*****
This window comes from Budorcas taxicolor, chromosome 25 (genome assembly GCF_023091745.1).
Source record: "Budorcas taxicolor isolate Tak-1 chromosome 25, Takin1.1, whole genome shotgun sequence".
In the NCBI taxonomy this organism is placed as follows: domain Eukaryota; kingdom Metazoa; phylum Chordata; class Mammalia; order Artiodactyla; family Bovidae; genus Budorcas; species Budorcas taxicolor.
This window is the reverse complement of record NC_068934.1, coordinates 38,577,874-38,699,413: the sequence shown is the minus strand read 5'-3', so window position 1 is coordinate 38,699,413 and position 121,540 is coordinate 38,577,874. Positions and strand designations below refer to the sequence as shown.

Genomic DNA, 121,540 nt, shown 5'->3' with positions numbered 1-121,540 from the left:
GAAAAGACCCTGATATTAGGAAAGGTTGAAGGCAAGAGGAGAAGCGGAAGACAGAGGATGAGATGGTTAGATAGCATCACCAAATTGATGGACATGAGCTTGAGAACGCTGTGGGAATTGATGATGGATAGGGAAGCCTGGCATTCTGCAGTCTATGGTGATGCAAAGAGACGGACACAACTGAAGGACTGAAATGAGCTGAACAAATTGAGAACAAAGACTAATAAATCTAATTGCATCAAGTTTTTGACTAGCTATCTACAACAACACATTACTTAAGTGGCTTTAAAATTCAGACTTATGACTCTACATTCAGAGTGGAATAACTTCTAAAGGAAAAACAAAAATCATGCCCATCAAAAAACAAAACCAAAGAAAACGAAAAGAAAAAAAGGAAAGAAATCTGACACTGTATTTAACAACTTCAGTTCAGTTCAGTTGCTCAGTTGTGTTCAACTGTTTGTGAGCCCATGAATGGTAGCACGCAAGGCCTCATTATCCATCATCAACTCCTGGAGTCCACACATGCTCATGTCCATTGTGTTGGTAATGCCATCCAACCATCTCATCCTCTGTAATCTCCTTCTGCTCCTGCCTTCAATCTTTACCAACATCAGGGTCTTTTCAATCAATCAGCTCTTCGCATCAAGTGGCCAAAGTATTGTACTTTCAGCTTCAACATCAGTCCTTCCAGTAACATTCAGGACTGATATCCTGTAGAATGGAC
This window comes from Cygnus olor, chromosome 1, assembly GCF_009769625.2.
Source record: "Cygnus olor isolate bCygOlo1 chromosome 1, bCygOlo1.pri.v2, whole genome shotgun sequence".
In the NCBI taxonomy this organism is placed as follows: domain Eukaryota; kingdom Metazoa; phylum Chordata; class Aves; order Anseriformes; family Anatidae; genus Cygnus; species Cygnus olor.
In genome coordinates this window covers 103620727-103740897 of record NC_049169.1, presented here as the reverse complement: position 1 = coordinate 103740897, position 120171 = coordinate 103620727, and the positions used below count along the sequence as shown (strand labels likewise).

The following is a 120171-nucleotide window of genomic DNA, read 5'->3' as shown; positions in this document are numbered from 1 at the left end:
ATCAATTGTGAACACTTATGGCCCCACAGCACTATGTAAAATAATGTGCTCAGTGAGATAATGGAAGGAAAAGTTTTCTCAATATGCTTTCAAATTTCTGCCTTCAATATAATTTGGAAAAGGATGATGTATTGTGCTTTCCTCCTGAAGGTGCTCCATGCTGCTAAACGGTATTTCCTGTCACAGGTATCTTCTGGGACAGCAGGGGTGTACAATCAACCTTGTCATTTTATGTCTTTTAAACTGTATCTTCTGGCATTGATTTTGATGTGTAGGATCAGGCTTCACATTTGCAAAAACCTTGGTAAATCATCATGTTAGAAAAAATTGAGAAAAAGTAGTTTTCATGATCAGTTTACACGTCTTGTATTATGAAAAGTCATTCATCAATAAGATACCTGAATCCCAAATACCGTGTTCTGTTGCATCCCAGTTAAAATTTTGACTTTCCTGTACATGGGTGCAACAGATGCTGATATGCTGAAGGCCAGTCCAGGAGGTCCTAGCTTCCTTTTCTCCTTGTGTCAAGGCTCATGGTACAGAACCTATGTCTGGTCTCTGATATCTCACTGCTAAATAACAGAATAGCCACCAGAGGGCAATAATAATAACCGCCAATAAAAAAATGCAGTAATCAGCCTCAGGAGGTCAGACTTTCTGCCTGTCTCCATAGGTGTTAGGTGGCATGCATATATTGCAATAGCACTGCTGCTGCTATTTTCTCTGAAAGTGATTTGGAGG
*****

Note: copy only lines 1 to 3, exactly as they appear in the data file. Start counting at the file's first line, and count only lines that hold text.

This window comes from Budorcas taxicolor, chromosome 25 (genome assembly GCF_023091745.1).
Source record: "Budorcas taxicolor isolate Tak-1 chromosome 25, Takin1.1, whole genome shotgun sequence".
In the NCBI taxonomy this organism is placed as follows: domain Eukaryota; kingdom Metazoa; phylum Chordata; class Mammalia; order Artiodactyla; family Bovidae; genus Budorcas; species Budorcas taxicolor.